Statements

International Organisation for Migrations - 83rd Session of its Council.

Statement by H.E. Mrs. Anda Filip, the Permanent Representative of Romania

Geneva, June 5th 2002

Mr. Chairman,
Mr. Director General,
Your Excellencies,
Ladies and Gentlemen,

On the occasion of the current special session of the IOM Council, I would like to express our appreciation for this new and structured international dialog on migration, which starts now, as a process hosted by the Council of the International Organization for Migration. The complexity of migration poses a number of challenges to governments, but also to international organizations - be they the United Nations, other inter-governmental organizations and NGOs. International research and cooperation, involving these partners, are meant to build synergy and ensure a more effective migration management and results-oriented approach. To make real progress we need to strengthen our partnerships, based also on the simple - but not simplistic - fact that ultimately we are all responsible stakeholders. Research for durable solutions represents an essential dimension of humanitarian activity, since promoting orderly migration and deterring irregular migration cannot be achieved by control measures alone. The reasons that make people leave their homes and move also need to be addressed.

These efforts towards research and cooperation have become a necessity also because of the nature of new population displacements. In earlier crises it was relatively simple - maybe too simple - to categorize victims as refugees, displaced persons or IDPs. Today, many of the emigrational flows we are confronted with are of a mixed nature. Motives for moving range from government to non-state persecution, from drought and other natural factors to economic considerations, and the simple wish to bring up a family in a safer environment. Often there is a mix of such motives. This in turn calls for new approaches and more coordination among the traditional and new players.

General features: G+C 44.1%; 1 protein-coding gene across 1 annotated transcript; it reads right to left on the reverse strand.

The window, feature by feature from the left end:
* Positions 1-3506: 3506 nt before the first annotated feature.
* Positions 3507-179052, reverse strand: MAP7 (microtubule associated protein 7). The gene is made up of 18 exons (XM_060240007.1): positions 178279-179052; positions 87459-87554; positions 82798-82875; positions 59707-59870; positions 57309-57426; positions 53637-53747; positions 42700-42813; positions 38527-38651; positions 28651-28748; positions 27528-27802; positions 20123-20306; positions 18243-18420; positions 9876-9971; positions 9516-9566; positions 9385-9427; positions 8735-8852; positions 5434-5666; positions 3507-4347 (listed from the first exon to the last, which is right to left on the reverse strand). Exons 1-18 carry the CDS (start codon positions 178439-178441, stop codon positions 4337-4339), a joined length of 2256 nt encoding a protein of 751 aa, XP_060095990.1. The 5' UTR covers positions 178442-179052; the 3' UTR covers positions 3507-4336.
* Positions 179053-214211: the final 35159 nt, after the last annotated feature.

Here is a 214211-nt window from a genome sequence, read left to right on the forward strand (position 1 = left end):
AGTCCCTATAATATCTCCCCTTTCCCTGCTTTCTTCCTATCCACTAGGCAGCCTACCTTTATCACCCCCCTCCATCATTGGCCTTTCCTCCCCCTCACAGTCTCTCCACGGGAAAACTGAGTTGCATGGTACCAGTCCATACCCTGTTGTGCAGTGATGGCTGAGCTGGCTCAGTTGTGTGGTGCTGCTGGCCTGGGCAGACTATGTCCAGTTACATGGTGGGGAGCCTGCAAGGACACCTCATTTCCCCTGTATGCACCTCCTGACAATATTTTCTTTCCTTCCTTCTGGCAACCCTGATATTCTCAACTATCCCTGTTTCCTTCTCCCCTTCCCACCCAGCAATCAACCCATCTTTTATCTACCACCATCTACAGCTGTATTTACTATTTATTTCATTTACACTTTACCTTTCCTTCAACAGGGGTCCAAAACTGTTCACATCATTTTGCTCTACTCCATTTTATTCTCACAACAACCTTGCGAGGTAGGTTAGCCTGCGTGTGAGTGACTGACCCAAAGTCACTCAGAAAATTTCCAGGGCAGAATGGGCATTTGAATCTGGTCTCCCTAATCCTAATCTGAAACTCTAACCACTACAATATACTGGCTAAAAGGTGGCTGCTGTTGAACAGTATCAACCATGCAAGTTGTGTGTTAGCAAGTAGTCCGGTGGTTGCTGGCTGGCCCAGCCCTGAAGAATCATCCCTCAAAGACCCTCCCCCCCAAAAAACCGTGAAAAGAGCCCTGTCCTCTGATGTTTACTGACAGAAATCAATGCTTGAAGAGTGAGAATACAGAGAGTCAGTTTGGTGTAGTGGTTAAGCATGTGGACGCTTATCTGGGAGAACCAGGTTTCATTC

The subject of our debate today is "IOM's role in crises and post-conflict situations". It offers the opportunity for a practical discussion on an important element of the activity of IOM, which has to provide better solutions to the needs on the international arena, while reflecting the practical approach of the organization - that of providing assistance as it has done so well throughout the years. Indeed, the rich history of the IOM is testimony to its broad experience and know-how in addressing crises and post-conflict situations and these capabilities can and should be improved in the future. In this respect, in our opinion, the activity of the organization in terms of policy and research in the field of migration must be able to offer to the IOM members and observers the capacity to contribute to a more fruitful coordination at the regional and international level.

Mr. Chairman,

For my own country, Romania, a major step forward in ensuring to the Romanian citizens their real freedom of movement came on the first of January of this year, when restrictions of travel in the Schengen area were lifted. At the same time, this decision was accompanied by bold and comprehensive measures by the Romanian Government in the field of asylum and migration. The technical support of IOM, through a series of programs, complementary to and interdependent with our own national strategies, was of particular relevance. In the same context, we are currently working with the IOM in finalizing a new Memorandum of Understanding on cooperation in the field of assisted humanitarian voluntary return.

Moreover, as we have presented on various past occasions, Romania supports and is very much involved in fostering arrangements of regional and sub-regional cooperation. I would mention that, these very days in Bucharest, we are hosting a special session of the Working Table III on security issues of the Stability Pact for South Eastern Europe. Tomorrow, the Justice and Home Affairs sub-table will focus on trafficking in human beings, migration and asylum, law enforcement, border control initiatives, and the fight against corruption and organized crime. The organizers have welcomed the participation to this meeting of Mr Peter Schatzer, Director of the International Relations Department of IOM.